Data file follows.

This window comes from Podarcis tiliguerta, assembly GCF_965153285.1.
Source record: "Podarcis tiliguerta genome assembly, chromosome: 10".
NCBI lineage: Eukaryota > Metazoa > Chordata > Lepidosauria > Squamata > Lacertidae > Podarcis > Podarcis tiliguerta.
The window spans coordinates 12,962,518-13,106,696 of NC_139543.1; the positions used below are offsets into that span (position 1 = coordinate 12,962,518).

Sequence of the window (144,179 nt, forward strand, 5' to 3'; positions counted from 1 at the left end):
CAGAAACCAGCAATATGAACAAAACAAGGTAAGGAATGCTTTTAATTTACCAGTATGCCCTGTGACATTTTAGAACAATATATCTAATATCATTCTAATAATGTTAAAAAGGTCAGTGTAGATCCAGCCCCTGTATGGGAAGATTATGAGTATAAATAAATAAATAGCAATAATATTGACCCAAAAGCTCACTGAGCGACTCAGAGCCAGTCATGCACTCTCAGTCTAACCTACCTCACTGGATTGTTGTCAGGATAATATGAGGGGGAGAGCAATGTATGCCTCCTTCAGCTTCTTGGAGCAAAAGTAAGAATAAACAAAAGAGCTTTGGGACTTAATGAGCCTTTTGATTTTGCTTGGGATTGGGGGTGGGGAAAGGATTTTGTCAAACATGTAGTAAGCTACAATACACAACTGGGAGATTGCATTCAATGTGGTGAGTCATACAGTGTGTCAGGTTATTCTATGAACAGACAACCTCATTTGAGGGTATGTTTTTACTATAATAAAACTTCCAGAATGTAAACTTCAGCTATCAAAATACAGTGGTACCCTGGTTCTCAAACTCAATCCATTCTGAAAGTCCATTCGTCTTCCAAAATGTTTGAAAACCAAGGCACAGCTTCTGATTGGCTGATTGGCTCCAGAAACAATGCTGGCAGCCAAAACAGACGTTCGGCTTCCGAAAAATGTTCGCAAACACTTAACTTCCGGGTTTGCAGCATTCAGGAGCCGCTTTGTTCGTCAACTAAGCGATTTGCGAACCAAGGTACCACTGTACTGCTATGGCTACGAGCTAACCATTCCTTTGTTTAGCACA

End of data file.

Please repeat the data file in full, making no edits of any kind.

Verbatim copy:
This window comes from Podarcis tiliguerta, assembly GCF_965153285.1.
Source record: "Podarcis tiliguerta genome assembly, chromosome: 10".
NCBI lineage: Eukaryota > Metazoa > Chordata > Lepidosauria > Squamata > Lacertidae > Podarcis > Podarcis tiliguerta.
The window spans coordinates 12,962,518-13,106,696 of NC_139543.1; the positions used below are offsets into that span (position 1 = coordinate 12,962,518).

Sequence of the window (144,179 nt, forward strand, 5' to 3'; positions counted from 1 at the left end):
CAGAAACCAGCAATATGAACAAAACAAGGTAAGGAATGCTTTTAATTTACCAGTATGCCCTGTGACATTTTAGAACAATATATCTAATATCATTCTAATAATGTTAAAAAGGTCAGTGTAGATCCAGCCCCTGTATGGGAAGATTATGAGTATAAATAAATAAATAGCAATAATATTGACCCAAAAGCTCACTGAGCGACTCAGAGCCAGTCATGCACTCTCAGTCTAACCTACCTCACTGGATTGTTGTCAGGATAATATGAGGGGGAGAGCAATGTATGCCTCCTTCAGCTTCTTGGAGCAAAAGTAAGAATAAACAAAAGAGCTTTGGGACTTAATGAGCCTTTTGATTTTGCTTGGGATTGGGGGTGGGGAAAGGATTTTGTCAAACATGTAGTAAGCTACAATACACAACTGGGAGATTGCATTCAATGTGGTGAGTCATACAGTGTGTCAGGTTATTCTATGAACAGACAACCTCATTTGAGGGTATGTTTTTACTATAATAAAACTTCCAGAATGTAAACTTCAGCTATCAAAATACAGTGGTACCCTGGTTCTCAAACTCAATCCATTCTGAAAGTCCATTCGTCTTCCAAAATGTTTGAAAACCAAGGCACAGCTTCTGATTGGCTGATTGGCTCCAGAAACAATGCTGGCAGCCAAAACAGACGTTCGGCTTCCGAAAAATGTTCGCAAACACTTAACTTCCGGGTTTGCAGCATTCAGGAGCCGCTTTGTTCGTCAACTAAGCGATTTGCGAACCAAGGTACCACTGTACTGCTATGGCTACGAGCTAACCATTCCTTTGTTTAGCACA